Critical Race Perspectives on International Law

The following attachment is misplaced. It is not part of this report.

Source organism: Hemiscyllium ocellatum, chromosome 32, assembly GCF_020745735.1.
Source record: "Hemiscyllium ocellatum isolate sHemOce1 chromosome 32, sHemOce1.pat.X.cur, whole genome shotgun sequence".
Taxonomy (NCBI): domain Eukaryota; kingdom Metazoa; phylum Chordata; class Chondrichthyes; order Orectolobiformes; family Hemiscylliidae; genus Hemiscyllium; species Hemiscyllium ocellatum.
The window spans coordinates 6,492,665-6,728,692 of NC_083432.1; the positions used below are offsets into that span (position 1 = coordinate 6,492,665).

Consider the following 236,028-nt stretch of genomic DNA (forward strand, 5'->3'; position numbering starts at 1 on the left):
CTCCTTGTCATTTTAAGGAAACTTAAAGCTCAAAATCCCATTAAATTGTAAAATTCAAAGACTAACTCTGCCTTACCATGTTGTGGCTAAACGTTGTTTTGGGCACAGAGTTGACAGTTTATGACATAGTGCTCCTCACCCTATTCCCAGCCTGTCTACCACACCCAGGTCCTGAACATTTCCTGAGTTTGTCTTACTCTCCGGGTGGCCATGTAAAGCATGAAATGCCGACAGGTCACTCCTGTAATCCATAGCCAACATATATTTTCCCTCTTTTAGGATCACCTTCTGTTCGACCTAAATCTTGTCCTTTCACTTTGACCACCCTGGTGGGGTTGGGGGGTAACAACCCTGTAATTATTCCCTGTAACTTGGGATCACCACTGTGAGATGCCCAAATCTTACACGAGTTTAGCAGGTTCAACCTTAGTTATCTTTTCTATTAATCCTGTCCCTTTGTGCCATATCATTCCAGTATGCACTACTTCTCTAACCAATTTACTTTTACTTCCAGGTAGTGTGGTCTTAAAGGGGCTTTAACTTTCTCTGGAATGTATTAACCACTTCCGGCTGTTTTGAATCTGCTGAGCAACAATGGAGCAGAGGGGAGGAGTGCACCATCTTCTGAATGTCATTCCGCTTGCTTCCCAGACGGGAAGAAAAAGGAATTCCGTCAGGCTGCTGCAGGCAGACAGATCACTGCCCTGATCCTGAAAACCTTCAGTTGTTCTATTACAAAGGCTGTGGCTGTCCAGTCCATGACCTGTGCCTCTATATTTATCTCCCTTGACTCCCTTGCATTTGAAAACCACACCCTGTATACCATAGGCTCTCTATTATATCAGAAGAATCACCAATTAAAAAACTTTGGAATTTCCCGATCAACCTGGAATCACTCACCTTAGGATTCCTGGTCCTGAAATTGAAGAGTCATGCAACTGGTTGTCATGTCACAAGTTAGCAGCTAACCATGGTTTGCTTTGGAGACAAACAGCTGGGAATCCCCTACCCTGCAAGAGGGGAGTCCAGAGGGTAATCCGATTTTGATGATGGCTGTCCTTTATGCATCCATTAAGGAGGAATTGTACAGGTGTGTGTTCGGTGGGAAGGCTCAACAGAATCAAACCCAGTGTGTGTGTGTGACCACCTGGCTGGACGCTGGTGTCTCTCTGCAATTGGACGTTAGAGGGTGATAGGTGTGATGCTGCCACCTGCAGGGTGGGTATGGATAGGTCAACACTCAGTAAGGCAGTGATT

“Race is the child of racism, not the father,” writes Ta-Nehisi Coates in “Between the World and Me”. Such understanding of race, not as an empirical category but as a category for analysing power relations and structural discrimination, underlies the symposium “Critical Race Perspectives on International Law”. We take inspiration from the important work of critical race theorists who posit that racism is not simply a matter of individual prejudice or a problem of a deviant societal fringe. Instead, as Angela P. Harris wrote, racism is “an inescapable feature of Western culture, and race is always already inscribed in the most innocent and neutral seeming concepts.” A critical race approach thus questions law’s colour blindness but also critically engages with law’s ability to fight racial discrimination. Over the course of this symposium, we will interrogate the ways that race matters in law. Our contributors critically analyse law as a tool in the fight against racism by shedding light on the plight of the Roma people in Europe and law’s difficult relationship with antisemitism, thereby revealing the serious shortcomings of anti-discrimination laws. Other contributions examine law’s complicity in the perpetuation of racial hierarchies and race thinking in fields such as international criminal law and justice or the role of race in the colonial project and its repercussions for our contemporary world. Taking seriously the lessons of intersectionality, our contributors also pay attention to the entanglement of race with other ascriptions of ‘difference’ such as religion and ethnicity. Engaging with the myriad ways in which law and race intersect requires an interdisciplinary approach, which draws on knowledge from the social science and the humanities. One of our contributions thus looks at the tools of legal anthropology to unmask hegemony and ‘othering’ in law more broadly and to think about ways to include the voices of the marginalised. We look forward to the discussion, invite your comments, and hope you will enjoy the contributions as much as we do.